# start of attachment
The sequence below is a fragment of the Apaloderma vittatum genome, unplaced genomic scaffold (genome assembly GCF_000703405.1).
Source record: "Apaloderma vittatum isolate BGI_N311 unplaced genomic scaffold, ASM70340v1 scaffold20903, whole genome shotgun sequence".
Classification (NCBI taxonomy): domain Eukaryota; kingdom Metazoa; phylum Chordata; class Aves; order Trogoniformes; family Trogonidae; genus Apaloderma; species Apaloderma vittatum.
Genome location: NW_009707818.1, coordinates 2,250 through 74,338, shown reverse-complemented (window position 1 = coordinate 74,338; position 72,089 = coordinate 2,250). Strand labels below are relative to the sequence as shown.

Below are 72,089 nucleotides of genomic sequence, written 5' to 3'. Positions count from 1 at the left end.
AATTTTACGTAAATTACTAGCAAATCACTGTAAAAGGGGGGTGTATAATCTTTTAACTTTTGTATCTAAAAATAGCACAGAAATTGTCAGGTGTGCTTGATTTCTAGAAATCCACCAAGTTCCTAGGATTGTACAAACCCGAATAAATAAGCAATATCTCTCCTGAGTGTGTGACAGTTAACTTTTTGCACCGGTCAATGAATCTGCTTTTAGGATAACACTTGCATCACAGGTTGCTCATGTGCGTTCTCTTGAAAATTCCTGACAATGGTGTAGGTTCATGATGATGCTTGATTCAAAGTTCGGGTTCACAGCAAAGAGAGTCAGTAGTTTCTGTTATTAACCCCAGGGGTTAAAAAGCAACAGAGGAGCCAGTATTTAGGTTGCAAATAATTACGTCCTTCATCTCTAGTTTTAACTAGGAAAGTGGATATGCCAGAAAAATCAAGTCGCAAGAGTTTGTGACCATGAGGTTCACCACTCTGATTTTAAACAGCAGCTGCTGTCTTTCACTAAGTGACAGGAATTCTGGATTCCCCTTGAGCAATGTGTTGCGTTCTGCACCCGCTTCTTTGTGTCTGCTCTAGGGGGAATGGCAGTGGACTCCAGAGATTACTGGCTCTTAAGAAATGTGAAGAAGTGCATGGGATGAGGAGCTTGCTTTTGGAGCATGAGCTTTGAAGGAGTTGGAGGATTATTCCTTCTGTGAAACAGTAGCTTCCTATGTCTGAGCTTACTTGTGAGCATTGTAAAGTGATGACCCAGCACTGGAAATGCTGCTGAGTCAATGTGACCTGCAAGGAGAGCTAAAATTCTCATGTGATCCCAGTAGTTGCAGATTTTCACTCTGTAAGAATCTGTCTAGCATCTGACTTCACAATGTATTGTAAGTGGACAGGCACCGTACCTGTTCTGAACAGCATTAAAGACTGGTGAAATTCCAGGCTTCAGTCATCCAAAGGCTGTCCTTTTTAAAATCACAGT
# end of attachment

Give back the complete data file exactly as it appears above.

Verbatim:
The sequence below is a fragment of the Apaloderma vittatum genome, unplaced genomic scaffold (genome assembly GCF_000703405.1).
Source record: "Apaloderma vittatum isolate BGI_N311 unplaced genomic scaffold, ASM70340v1 scaffold20903, whole genome shotgun sequence".
Classification (NCBI taxonomy): domain Eukaryota; kingdom Metazoa; phylum Chordata; class Aves; order Trogoniformes; family Trogonidae; genus Apaloderma; species Apaloderma vittatum.
Genome location: NW_009707818.1, coordinates 2,250 through 74,338, shown reverse-complemented (window position 1 = coordinate 74,338; position 72,089 = coordinate 2,250). Strand labels below are relative to the sequence as shown.

Below are 72,089 nucleotides of genomic sequence, written 5' to 3'. Positions count from 1 at the left end.
AATTTTACGTAAATTACTAGCAAATCACTGTAAAAGGGGGGTGTATAATCTTTTAACTTTTGTATCTAAAAATAGCACAGAAATTGTCAGGTGTGCTTGATTTCTAGAAATCCACCAAGTTCCTAGGATTGTACAAACCCGAATAAATAAGCAATATCTCTCCTGAGTGTGTGACAGTTAACTTTTTGCACCGGTCAATGAATCTGCTTTTAGGATAACACTTGCATCACAGGTTGCTCATGTGCGTTCTCTTGAAAATTCCTGACAATGGTGTAGGTTCATGATGATGCTTGATTCAAAGTTCGGGTTCACAGCAAAGAGAGTCAGTAGTTTCTGTTATTAACCCCAGGGGTTAAAAAGCAACAGAGGAGCCAGTATTTAGGTTGCAAATAATTACGTCCTTCATCTCTAGTTTTAACTAGGAAAGTGGATATGCCAGAAAAATCAAGTCGCAAGAGTTTGTGACCATGAGGTTCACCACTCTGATTTTAAACAGCAGCTGCTGTCTTTCACTAAGTGACAGGAATTCTGGATTCCCCTTGAGCAATGTGTTGCGTTCTGCACCCGCTTCTTTGTGTCTGCTCTAGGGGGAATGGCAGTGGACTCCAGAGATTACTGGCTCTTAAGAAATGTGAAGAAGTGCATGGGATGAGGAGCTTGCTTTTGGAGCATGAGCTTTGAAGGAGTTGGAGGATTATTCCTTCTGTGAAACAGTAGCTTCCTATGTCTGAGCTTACTTGTGAGCATTGTAAAGTGATGACCCAGCACTGGAAATGCTGCTGAGTCAATGTGACCTGCAAGGAGAGCTAAAATTCTCATGTGATCCCAGTAGTTGCAGATTTTCACTCTGTAAGAATCTGTCTAGCATCTGACTTCACAATGTATTGTAAGTGGACAGGCACCGTACCTGTTCTGAACAGCATTAAAGACTGGTGAAATTCCAGGCTTCAGTCATCCAAAGGCTGTCCTTTTTAAAATCACAGT